Manchester United vs Arsenal: A Contrast In Succession Planning




When Sir Alex Ferguson left the Manchester United Bench after leading the club to yet another Premier League triumph, very few, if any at all, predicted what would ensue after. Infact, many expected United to take off from there after appointing David Moyes. The headline heralding his arrival was positive, almost celebratory even. "The Chosen One", was what he was called and after being Champions, there was quite a lot of positive feelings around the club. 


When it was announced that Arsene Wenger was leaving Arsenal, the general feeling in the media was the direct opposite of what was accorded United. The media, and pundits alike, were of the opinion that the Club was entering a period of rebuild and struggles, irrespective of who was appointed to take the helms. Arsenal finished the season 6th, their lowest placing since Wenger took over and the atmosphere around the club was negative at best and toxic to the point it was affecting team performance, at worst. 

It didn't take long for many to see that Moyes was the wrong man for the job that seemed too big for him. And the results soon followed that perception as United's ageing team were simply not competitive enough - tactically and technically. That was a far cry from the team that easily won the title just months earlier. The fans and the media went with the above narrative - that the job was simply too big for Moyes. The truth was more that United appointed a manager that never bought into the vision of the club viz-a-viz how they play. It was a union meant for a messy divorce. Neither has recovered from that as Moyes' career took a nosedive after and Manchester United have looked a shadow of themselves.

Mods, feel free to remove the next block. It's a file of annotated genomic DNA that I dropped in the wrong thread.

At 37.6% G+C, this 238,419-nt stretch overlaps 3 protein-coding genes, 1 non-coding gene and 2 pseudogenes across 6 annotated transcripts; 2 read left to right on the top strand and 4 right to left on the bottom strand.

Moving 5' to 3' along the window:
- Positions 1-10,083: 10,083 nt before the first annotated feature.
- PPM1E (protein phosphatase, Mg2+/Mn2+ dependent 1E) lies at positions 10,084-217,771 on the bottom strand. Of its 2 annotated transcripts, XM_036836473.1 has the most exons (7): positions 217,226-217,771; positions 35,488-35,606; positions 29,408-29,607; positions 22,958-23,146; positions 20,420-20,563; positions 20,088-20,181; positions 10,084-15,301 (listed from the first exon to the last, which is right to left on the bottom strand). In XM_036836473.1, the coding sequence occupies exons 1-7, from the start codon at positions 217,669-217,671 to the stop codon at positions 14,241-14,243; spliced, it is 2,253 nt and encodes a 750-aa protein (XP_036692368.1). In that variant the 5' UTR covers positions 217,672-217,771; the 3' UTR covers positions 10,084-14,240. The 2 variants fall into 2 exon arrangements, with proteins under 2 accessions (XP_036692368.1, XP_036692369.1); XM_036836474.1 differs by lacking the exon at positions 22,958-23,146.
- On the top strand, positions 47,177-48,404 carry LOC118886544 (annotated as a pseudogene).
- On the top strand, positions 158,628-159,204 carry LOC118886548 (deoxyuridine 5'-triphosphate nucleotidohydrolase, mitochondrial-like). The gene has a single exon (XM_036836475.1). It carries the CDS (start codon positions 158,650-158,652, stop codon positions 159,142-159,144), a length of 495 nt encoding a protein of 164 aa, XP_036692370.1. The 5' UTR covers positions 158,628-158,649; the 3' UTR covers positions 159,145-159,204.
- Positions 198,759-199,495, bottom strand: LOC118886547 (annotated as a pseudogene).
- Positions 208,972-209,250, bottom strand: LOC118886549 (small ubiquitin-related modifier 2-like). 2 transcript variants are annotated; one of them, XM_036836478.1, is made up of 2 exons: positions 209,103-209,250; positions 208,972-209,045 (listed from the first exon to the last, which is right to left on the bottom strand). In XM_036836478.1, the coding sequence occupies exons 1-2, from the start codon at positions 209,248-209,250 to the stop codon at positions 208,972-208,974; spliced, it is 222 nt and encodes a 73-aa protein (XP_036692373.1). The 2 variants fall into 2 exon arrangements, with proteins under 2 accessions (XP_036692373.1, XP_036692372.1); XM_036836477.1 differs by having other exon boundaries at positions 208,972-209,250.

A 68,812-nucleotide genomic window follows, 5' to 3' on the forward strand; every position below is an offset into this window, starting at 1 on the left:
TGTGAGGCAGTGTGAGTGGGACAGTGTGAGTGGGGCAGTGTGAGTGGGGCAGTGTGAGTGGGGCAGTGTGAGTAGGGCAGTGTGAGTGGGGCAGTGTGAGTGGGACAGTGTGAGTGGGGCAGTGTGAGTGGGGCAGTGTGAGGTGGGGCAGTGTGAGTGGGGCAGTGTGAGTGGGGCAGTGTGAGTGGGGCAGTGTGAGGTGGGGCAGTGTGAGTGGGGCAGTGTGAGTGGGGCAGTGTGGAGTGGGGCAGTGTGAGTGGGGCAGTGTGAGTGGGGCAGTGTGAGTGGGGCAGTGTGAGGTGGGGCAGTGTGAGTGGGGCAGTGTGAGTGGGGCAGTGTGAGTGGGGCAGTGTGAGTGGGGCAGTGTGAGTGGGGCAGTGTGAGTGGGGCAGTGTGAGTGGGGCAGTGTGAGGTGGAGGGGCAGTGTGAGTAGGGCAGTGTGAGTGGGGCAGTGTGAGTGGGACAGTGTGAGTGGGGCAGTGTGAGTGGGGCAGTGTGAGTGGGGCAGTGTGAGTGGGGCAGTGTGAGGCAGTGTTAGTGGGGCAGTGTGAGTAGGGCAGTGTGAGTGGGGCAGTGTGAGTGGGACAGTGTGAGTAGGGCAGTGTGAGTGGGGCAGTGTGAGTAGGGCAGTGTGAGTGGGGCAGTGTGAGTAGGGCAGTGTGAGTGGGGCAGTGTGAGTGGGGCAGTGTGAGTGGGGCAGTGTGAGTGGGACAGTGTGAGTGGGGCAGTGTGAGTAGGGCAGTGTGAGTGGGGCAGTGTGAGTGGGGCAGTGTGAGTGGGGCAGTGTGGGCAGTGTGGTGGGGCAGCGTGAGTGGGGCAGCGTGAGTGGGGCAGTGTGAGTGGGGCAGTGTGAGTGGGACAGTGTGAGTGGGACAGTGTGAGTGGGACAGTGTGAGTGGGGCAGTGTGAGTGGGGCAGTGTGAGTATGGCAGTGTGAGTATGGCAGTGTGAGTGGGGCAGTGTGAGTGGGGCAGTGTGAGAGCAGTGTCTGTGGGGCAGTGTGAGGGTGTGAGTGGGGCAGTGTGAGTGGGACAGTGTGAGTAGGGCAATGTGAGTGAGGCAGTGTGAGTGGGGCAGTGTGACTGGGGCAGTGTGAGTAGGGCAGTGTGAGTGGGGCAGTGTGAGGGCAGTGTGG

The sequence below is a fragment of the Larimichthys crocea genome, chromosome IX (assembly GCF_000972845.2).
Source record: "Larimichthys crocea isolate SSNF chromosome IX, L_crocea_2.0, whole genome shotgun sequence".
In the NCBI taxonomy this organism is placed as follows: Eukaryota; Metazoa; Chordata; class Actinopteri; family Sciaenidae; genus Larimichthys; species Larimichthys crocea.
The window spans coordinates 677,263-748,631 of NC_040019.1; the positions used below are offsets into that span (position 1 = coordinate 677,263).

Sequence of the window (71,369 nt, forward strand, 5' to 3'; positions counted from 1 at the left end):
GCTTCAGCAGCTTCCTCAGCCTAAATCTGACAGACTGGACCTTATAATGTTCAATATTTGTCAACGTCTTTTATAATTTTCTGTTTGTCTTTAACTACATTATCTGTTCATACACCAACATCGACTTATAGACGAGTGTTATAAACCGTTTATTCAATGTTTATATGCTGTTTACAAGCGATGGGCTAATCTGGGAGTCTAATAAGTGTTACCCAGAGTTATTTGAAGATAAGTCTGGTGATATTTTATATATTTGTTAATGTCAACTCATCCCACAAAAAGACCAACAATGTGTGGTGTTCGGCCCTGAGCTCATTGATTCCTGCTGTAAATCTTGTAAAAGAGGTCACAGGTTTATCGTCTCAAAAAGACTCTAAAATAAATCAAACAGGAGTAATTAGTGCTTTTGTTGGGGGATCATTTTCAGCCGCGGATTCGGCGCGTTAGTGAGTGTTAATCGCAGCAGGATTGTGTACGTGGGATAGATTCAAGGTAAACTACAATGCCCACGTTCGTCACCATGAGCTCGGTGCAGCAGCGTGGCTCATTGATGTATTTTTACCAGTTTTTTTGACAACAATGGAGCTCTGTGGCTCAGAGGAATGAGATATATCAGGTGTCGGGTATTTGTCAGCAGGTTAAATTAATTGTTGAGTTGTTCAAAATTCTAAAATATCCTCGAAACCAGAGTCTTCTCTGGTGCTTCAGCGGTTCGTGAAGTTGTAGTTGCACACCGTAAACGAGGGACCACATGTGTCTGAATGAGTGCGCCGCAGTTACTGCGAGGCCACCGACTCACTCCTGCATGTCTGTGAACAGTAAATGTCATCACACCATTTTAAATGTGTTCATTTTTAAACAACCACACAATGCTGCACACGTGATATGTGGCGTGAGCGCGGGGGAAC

Arsenal took their time in appointing a new manager and at every turn made it known that they wanted someone capable of playing the Arsenal way - who understands the club's self-sustaining method, has a history of playing good football and lives the Arsenal mantra too. The media again called it a shamble and questioned why the process was not fast enough. And when Emery was appointed, the consensus again was that Arsenal have somehow managed to get the worst manager in the top 6. The fact he was coming to England on the back of a treble in France was disregarded. Also were his three Europa league titles.  


It is now clear Arsenal knew what they were doing, while United, who have since gone on to appoint two managers - the latest being Mourinho, were the mistaken one and the game tonight is between that two contrasts. It is between a club that has shown it is ready to take hard decisions - slowly and painstakingly - that puts the club's best foot forward, and another that simply got it wrong and has been getting it wrong at every turn. 

Forget last season, where United's league position truly flattered them, this season is more of where they belong, which is out of the top four and money won't change that. They have betrayed their own ideology and now look like a lost kid with no idea of where home is. 

Arsenal on the other hand have appointed a manager as close to their vision of football and management as possible - which means Emery is more an extension of Arsene Wenger than otherwise, albeit a younger, more animated one. And that is a plus. The club knows who they are, where they are going and has made sure they are on the right path. 

The result today won't change the above - only one club is progressing and it isn't the "biggest club in the world."